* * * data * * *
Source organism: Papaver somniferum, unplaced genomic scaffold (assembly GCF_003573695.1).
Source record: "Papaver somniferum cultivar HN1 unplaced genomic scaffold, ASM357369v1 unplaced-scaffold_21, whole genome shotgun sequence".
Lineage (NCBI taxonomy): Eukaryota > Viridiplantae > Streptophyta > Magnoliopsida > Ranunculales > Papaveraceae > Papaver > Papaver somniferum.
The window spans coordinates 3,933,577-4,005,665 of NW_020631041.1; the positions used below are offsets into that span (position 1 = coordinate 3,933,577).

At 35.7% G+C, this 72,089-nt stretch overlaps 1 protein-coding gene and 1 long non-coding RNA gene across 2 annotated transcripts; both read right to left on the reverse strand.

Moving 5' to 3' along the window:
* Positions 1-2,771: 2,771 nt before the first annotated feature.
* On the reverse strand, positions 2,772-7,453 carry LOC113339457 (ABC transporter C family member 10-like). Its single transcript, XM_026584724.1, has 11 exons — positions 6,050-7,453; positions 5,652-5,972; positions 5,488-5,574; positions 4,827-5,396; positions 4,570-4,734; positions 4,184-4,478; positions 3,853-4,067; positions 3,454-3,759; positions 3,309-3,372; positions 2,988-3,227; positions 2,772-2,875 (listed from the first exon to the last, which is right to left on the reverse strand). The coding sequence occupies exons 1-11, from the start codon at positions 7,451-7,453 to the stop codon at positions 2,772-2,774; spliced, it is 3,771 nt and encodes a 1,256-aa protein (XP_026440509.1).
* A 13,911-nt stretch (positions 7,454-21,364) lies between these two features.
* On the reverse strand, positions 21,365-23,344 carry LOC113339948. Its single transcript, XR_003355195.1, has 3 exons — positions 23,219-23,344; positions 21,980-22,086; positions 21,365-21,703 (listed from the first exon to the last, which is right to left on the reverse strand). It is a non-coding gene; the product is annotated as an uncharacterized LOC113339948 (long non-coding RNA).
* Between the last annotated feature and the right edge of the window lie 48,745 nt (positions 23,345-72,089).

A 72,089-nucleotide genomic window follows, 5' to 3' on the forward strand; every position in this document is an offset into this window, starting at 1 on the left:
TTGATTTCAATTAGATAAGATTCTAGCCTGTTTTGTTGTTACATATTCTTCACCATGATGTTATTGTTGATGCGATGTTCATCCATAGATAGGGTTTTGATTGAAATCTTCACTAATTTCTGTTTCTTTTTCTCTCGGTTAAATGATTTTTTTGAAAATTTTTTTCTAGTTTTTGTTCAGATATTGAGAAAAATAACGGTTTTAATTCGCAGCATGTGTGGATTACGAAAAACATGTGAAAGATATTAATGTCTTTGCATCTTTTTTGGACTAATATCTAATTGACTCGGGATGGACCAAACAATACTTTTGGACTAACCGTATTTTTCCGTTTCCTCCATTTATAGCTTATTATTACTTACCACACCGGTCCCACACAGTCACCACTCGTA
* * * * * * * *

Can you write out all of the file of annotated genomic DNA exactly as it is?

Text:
Source organism: Papaver somniferum, unplaced genomic scaffold (assembly GCF_003573695.1).
Source record: "Papaver somniferum cultivar HN1 unplaced genomic scaffold, ASM357369v1 unplaced-scaffold_21, whole genome shotgun sequence".
Lineage (NCBI taxonomy): Eukaryota > Viridiplantae > Streptophyta > Magnoliopsida > Ranunculales > Papaveraceae > Papaver > Papaver somniferum.
The window spans coordinates 3,933,577-4,005,665 of NW_020631041.1; the positions used below are offsets into that span (position 1 = coordinate 3,933,577).

At 35.7% G+C, this 72,089-nt stretch overlaps 1 protein-coding gene and 1 long non-coding RNA gene across 2 annotated transcripts; both read right to left on the reverse strand.

Moving 5' to 3' along the window:
* Positions 1-2,771: 2,771 nt before the first annotated feature.
* On the reverse strand, positions 2,772-7,453 carry LOC113339457 (ABC transporter C family member 10-like). Its single transcript, XM_026584724.1, has 11 exons — positions 6,050-7,453; positions 5,652-5,972; positions 5,488-5,574; positions 4,827-5,396; positions 4,570-4,734; positions 4,184-4,478; positions 3,853-4,067; positions 3,454-3,759; positions 3,309-3,372; positions 2,988-3,227; positions 2,772-2,875 (listed from the first exon to the last, which is right to left on the reverse strand). The coding sequence occupies exons 1-11, from the start codon at positions 7,451-7,453 to the stop codon at positions 2,772-2,774; spliced, it is 3,771 nt and encodes a 1,256-aa protein (XP_026440509.1).
* A 13,911-nt stretch (positions 7,454-21,364) lies between these two features.
* On the reverse strand, positions 21,365-23,344 carry LOC113339948. Its single transcript, XR_003355195.1, has 3 exons — positions 23,219-23,344; positions 21,980-22,086; positions 21,365-21,703 (listed from the first exon to the last, which is right to left on the reverse strand). It is a non-coding gene; the product is annotated as an uncharacterized LOC113339948 (long non-coding RNA).
* Between the last annotated feature and the right edge of the window lie 48,745 nt (positions 23,345-72,089).

A 72,089-nucleotide genomic window follows, 5' to 3' on the forward strand; every position in this document is an offset into this window, starting at 1 on the left:
TTGATTTCAATTAGATAAGATTCTAGCCTGTTTTGTTGTTACATATTCTTCACCATGATGTTATTGTTGATGCGATGTTCATCCATAGATAGGGTTTTGATTGAAATCTTCACTAATTTCTGTTTCTTTTTCTCTCGGTTAAATGATTTTTTTGAAAATTTTTTTCTAGTTTTTGTTCAGATATTGAGAAAAATAACGGTTTTAATTCGCAGCATGTGTGGATTACGAAAAACATGTGAAAGATATTAATGTCTTTGCATCTTTTTTGGACTAATATCTAATTGACTCGGGATGGACCAAACAATACTTTTGGACTAACCGTATTTTTCCGTTTCCTCCATTTATAGCTTATTATTACTTACCACACCGGTCCCACACAGTCACCACTCGTA